Pittsburgh Fashion Week No. 3 debuts with splashy eco-chic
Opening night of the third annual Pittsburgh Fashion Week started, well, fashionably late.
But it was worth waiting for.
Once things got underway about 20 minutes after the scheduled time, the 350-plus guests were treated to a show with eco-chic flair. “The O.N.E. Opening Night Extravaganza: Green is the New Black” took place at Soldiers & Sailors Memorial Hall & Museum in Oakland.
After a heart-moving video from the evening's charity, Free Wheelchair Mission, a company that provides wheelchairs to disabled people across the globe, the runway shows began.
The evening showcased three fashion designers – all with Pittsburgh ties. More than 50 models took part.
Brazilian native Lana Neumeyer of O'Hara is known for her colorful, lively pieces and bold designs because, to her, it is always “carnival time.” She instructed her models to dance down the runway in their dresses, skirts and coats made from everything from a Brazilian fabric called Chita to burlap.
Next up was designer Mary Margaret Stewart, a Squirrel Hill native who lives in California and is creator of the line Iman B. Her clothing is all hand-painted, made in the USA and features slimming silhouettes in darker, more subdued colors, some practically see-through.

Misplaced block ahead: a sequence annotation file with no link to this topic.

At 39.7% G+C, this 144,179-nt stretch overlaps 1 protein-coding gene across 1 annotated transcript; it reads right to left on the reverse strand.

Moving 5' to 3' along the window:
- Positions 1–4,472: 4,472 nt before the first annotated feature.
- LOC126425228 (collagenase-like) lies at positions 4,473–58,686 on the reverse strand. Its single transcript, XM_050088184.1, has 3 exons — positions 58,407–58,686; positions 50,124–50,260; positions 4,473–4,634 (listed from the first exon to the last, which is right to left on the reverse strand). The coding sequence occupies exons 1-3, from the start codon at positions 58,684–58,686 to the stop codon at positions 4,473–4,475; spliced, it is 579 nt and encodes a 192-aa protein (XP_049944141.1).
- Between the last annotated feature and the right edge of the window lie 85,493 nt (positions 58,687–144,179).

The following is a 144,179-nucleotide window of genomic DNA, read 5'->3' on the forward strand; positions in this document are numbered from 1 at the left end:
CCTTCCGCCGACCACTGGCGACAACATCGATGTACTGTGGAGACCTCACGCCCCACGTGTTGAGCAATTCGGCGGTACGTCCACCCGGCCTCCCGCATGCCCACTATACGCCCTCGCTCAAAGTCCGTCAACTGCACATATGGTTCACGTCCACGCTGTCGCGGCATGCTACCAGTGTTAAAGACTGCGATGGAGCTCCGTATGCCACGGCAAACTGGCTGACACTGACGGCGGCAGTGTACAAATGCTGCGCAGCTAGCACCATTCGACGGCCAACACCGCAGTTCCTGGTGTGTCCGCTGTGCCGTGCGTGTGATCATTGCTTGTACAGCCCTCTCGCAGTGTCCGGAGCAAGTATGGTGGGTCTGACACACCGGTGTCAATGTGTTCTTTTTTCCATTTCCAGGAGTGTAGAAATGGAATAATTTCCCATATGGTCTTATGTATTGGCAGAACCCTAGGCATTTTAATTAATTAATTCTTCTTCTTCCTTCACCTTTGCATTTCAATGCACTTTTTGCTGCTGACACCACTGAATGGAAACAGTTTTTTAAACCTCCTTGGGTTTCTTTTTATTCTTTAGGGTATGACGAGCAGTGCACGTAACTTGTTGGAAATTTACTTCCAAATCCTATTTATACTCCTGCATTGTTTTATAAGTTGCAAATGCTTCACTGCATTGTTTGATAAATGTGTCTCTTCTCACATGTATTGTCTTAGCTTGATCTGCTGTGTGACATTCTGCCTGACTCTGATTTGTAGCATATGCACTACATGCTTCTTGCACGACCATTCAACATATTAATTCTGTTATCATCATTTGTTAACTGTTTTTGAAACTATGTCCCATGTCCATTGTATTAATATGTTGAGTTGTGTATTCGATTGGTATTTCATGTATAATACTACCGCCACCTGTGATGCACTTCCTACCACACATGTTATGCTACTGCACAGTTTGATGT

A dance performance -- choreographed by Katie Alexander with costumes designed by Angie Fec of Sew Addicted! -- followed.
Next up, Mt. Lebanon native Faith Pongracz, who lives in New York, showcased her unusual headwear which is inspired by street fashion and punk rock and do-it-yourself style that comes across as extremely edgy. Her models moved robotically down the runway, most wearing all black -- even covering their faces -- to bring the attention to the hat or head covering showcasing her Faith n' Khaos line.
Pongracz is obsessed with trash and uses everything from bottle caps to broken mirrors to trash bags.
In the audience was Emmy-award winning stylist David Zyla, who has helped dress soap opera star Susan Lucci and Secretary of State Hillary Clinton and is author of the book “Color Your Style.“
“I thought the entire show was great,” Zyla said. “I thought all three designers were masterful in what they were trying to accomplish. There was great variety and they all pushed the boundaries.”
This was not the first time Soldiers & Sailors hosted a fashion event, but it was the first time for Pittsburgh Fashion Week to bring its style to the Oakland venue. Marjorie Henderson, director of development for Soldiers & Sailors hopes it's an annual partnership.
“I love fashion so this was so exciting to me,” said Henderson. “I am glad they decided to have opening night here. ... I love seeing professional models and imagining myself in one of those dresses.”
Opening night show producer Charissa Livingston said having this show at such an historic venue was unbelievable and she hopes to be back here again.
“I love the diversity in opening night too with the designers,” Livingston said. “This event can create jobs for designers and give them the opportunity to pursue a career in this industry without having to go to New York.”
Fashion week executive director Miyoshi Anderson says she thought the evening went exactly as planned and the three designers complemented each other.
“I believe we showed eco-chic in a very positive light,” she said. “From Lana's festive designs to Mary Margaret's sleek elegance to Faith's avant-garde.”
JoAnne Klimovich Harrop is a staff writer for Trib Total Media. She can be reached at email@example.com or 412-320-7889.
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